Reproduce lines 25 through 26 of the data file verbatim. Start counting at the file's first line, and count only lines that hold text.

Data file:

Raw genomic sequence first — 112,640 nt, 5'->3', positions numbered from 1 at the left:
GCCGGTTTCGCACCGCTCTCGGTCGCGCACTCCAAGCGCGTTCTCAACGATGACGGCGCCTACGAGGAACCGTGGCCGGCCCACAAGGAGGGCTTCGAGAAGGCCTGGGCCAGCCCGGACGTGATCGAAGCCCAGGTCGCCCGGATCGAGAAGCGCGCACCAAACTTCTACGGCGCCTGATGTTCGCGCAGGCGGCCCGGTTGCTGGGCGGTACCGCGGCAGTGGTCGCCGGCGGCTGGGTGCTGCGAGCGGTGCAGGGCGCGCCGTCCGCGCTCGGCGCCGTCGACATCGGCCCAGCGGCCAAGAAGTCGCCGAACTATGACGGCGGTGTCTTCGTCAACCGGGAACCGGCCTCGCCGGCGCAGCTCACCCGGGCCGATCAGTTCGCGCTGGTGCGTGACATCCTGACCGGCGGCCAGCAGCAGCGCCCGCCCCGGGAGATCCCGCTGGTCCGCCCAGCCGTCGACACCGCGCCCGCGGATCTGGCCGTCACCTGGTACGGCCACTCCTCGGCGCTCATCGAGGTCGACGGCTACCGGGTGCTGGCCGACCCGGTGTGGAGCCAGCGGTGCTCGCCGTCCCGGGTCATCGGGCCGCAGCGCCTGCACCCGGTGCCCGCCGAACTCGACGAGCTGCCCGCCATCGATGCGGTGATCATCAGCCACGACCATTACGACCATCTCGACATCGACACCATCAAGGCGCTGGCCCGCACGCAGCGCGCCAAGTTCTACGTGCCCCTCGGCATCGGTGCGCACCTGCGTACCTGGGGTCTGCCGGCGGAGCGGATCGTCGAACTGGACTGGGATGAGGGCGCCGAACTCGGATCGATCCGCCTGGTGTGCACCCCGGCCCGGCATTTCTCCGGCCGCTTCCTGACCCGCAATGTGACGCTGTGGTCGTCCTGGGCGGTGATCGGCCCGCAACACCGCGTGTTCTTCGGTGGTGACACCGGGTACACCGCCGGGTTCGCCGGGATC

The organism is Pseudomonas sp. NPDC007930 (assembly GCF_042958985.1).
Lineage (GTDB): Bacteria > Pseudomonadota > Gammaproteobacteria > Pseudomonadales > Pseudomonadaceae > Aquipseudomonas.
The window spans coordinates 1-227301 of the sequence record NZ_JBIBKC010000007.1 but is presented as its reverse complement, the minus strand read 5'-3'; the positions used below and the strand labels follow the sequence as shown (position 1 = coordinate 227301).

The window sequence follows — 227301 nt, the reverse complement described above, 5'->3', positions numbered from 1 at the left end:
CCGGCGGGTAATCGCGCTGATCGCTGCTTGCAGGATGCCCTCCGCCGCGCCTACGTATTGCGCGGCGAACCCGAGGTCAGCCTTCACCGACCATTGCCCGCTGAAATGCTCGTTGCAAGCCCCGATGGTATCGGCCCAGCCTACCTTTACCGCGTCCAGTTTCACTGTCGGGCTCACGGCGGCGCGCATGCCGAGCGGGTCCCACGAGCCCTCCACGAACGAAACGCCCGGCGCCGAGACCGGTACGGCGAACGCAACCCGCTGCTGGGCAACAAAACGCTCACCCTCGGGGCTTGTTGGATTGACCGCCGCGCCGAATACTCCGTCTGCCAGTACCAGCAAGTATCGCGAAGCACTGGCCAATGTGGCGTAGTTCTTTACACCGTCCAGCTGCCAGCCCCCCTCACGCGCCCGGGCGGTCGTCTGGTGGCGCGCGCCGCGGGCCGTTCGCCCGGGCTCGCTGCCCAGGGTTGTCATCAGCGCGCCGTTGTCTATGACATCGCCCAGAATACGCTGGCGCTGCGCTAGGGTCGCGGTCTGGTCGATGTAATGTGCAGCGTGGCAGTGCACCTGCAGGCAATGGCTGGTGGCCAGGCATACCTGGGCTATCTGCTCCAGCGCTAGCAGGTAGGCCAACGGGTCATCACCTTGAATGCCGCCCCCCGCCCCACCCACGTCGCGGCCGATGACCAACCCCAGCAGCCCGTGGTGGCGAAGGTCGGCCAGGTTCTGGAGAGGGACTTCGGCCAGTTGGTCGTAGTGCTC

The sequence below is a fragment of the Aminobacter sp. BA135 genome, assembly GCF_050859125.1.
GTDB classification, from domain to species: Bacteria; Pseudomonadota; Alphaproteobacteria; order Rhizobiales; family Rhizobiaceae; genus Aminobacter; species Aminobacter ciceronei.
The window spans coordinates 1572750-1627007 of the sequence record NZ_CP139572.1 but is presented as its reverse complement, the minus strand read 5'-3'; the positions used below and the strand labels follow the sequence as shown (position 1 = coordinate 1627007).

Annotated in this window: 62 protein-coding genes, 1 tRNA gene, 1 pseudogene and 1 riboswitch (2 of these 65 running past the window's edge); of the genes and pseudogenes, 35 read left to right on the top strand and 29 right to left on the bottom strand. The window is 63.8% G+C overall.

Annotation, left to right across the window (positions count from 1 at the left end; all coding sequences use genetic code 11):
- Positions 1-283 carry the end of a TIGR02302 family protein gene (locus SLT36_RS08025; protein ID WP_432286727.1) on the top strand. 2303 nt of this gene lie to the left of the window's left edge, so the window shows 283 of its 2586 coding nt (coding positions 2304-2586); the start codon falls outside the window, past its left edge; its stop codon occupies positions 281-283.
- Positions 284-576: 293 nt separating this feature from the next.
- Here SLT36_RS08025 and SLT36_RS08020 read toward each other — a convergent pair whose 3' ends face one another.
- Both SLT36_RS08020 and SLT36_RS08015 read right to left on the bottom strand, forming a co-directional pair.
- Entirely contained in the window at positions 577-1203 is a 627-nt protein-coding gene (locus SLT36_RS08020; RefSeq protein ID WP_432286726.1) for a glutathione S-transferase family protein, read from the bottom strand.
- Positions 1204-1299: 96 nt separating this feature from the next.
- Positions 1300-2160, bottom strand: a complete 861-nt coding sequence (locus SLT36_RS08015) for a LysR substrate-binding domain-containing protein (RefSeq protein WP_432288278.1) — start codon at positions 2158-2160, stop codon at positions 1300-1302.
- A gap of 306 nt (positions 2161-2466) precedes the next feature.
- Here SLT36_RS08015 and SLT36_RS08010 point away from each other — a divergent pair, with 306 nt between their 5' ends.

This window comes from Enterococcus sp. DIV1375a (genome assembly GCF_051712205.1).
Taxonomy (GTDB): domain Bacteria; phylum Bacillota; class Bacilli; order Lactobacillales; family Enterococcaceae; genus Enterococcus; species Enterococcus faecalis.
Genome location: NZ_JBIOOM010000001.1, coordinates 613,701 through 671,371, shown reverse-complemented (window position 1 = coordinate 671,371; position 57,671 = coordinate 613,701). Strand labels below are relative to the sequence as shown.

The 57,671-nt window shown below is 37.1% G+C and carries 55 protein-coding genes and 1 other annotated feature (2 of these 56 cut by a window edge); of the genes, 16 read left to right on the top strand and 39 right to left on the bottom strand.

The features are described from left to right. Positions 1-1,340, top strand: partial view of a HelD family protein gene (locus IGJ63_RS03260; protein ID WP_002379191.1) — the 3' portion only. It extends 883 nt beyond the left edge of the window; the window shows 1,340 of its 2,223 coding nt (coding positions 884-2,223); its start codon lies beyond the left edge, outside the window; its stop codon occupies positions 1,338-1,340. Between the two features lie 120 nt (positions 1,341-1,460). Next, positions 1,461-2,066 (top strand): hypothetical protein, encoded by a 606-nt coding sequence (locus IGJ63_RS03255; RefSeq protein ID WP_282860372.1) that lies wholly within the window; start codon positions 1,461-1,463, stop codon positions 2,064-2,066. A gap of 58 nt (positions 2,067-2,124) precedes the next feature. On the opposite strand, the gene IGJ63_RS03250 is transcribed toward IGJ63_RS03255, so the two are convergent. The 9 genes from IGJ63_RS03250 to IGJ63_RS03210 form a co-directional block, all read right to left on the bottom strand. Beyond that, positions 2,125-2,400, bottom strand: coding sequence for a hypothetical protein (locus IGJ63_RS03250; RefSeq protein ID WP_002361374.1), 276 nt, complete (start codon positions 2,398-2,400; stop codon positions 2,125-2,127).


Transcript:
The 57,671-nt window shown below is 37.1% G+C and carries 55 protein-coding genes and 1 other annotated feature (2 of these 56 cut by a window edge); of the genes, 16 read left to right on the top strand and 39 right to left on the bottom strand.

The features are described from left to right. Positions 1-1,340, top strand: partial view of a HelD family protein gene (locus IGJ63_RS03260; protein ID WP_002379191.1) — the 3' portion only. It extends 883 nt beyond the left edge of the window; the window shows 1,340 of its 2,223 coding nt (coding positions 884-2,223); its start codon lies beyond the left edge, outside the window; its stop codon occupies positions 1,338-1,340. Between the two features lie 120 nt (positions 1,341-1,460). Next, positions 1,461-2,066 (top strand): hypothetical protein, encoded by a 606-nt coding sequence (locus IGJ63_RS03255; RefSeq protein ID WP_282860372.1) that lies wholly within the window; start codon positions 1,461-1,463, stop codon positions 2,064-2,066. A gap of 58 nt (positions 2,067-2,124) precedes the next feature. On the opposite strand, the gene IGJ63_RS03250 is transcribed toward IGJ63_RS03255, so the two are convergent. The 9 genes from IGJ63_RS03250 to IGJ63_RS03210 form a co-directional block, all read right to left on the bottom strand. Beyond that, positions 2,125-2,400, bottom strand: coding sequence for a hypothetical protein (locus IGJ63_RS03250; RefSeq protein ID WP_002361374.1), 276 nt, complete (start codon positions 2,398-2,400; stop codon positions 2,125-2,127).